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Why aren’t seniors getting the mental health help they need?

Thursday October 6, 2016

According to Statistics Canada, as many as 1.4 million elderly Canadians report feeling lonely (CBC Canada). Loneliness can increase the risk for many health problems and unhealthy habits. An effect of loneliness that is often overlooked is the impact it can have on a senior’s mental health.

So why aren’t seniors getting the help they need?

Seniors are often undertreated for mental health problems. CMHA discusses some reasons why this may be:

  • Symptoms can be mistaken for other conditions: Many seniors have multiple health problems. It’s sometimes difficult to tell the difference between signs of physical and mental illness. Also, symptoms of mental illness may look different in older adults.
  • Discrimination and stigma: Some people are unwilling to ask for help for fear of what others may think and how they may be treated. There are still many negative and mistaken attitudes around mental illness that fuel discrimination and stigma—and make it harder to reach out for help.
  • Believing it is too late in life to make changes: Seniors, family members and others can believe it is too late to do anything about poor mental and physical health in older age. It is never too late!
  • Physical and financial challenges: Getting to treatment can be a challenge for many older people with mobility issues. So is the cost of treatment. Not all mental health services are publicly funded. Seniors who don’t have private insurance may not be able to pay for services that aren’t covered.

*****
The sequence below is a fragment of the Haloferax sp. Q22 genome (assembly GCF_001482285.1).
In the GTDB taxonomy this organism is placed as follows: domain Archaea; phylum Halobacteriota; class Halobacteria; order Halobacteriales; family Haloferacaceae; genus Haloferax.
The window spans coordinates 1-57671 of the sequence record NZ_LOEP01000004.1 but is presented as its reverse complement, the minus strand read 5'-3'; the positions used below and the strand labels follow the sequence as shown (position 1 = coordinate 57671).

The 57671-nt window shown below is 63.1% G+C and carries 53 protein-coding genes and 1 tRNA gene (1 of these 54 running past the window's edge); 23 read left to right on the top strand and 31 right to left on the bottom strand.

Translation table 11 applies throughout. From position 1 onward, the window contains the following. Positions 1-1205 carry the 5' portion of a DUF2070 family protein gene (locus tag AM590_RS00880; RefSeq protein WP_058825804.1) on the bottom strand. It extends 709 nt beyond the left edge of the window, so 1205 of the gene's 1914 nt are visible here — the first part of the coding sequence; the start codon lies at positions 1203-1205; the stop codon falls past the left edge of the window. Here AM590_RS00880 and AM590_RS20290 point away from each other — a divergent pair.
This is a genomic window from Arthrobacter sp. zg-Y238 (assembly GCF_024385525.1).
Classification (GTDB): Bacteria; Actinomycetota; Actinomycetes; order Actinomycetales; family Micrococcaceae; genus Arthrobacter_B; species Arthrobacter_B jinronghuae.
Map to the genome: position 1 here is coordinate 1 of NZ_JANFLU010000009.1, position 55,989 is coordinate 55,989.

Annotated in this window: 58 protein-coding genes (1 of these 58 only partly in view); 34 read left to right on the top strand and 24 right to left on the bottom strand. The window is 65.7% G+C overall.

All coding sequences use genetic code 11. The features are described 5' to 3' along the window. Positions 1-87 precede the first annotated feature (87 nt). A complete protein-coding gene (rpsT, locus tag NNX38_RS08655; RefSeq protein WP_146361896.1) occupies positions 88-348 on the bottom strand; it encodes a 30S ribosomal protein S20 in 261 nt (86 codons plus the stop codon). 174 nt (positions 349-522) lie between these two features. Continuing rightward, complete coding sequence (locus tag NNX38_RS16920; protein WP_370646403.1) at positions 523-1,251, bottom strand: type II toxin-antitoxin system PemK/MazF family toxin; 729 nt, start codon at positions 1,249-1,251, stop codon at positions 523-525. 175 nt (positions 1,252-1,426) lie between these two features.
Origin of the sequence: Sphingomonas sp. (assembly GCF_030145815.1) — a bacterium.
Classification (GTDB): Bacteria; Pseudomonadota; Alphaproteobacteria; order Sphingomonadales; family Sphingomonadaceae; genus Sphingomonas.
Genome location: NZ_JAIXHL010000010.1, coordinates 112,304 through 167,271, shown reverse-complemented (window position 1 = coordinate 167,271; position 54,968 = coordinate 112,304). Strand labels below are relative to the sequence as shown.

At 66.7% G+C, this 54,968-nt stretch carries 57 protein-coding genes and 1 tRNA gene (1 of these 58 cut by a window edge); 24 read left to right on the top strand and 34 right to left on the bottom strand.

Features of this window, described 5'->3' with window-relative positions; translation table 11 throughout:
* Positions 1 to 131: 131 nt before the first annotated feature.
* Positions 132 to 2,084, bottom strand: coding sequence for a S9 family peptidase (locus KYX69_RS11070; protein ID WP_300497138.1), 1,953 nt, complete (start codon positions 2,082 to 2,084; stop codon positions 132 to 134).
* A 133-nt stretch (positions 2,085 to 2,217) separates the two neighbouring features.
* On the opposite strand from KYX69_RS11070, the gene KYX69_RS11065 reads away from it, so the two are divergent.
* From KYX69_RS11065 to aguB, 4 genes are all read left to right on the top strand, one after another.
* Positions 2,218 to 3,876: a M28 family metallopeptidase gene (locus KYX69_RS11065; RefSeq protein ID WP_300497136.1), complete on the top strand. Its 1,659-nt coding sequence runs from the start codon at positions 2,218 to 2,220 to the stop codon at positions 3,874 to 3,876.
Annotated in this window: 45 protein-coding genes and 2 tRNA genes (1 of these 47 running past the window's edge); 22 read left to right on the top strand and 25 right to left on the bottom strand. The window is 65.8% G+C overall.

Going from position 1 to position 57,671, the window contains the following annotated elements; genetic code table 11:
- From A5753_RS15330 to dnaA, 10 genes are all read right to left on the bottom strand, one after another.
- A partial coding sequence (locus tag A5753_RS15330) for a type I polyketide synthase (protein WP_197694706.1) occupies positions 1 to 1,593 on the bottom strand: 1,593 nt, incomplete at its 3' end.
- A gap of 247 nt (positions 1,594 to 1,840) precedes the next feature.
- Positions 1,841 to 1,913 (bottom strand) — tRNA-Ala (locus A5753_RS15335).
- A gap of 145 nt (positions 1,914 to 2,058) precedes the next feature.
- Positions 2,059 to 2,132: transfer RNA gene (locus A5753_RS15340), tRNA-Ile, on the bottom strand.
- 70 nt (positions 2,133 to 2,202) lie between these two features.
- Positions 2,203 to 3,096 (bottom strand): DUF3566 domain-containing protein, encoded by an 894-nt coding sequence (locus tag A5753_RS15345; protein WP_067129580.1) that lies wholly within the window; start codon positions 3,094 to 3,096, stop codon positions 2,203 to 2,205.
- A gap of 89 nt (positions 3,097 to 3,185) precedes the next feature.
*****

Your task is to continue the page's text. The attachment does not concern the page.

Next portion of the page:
• Service availability: Everyone’s treatment needs are different, and sometimes the right services and community supports aren’t available when people need them.

How can you help yourself or your loved ones?

If you are a senior with a mental health issue, there are treatment options and strategies that can help. As a senior, keeping yourself moving, involved and engaged in the community can help you maintain positive mental health. If you are concerned about your own mental health or a loved one’s, consider talking to your family doctor, friends and family or contact Seniors for Seniors for a drop in visit from one of our friendly companions. They can be a great resource to link you to mental health professionals and provide emotional support.

Looking for more resources on Seniors mental health? Check out these services:

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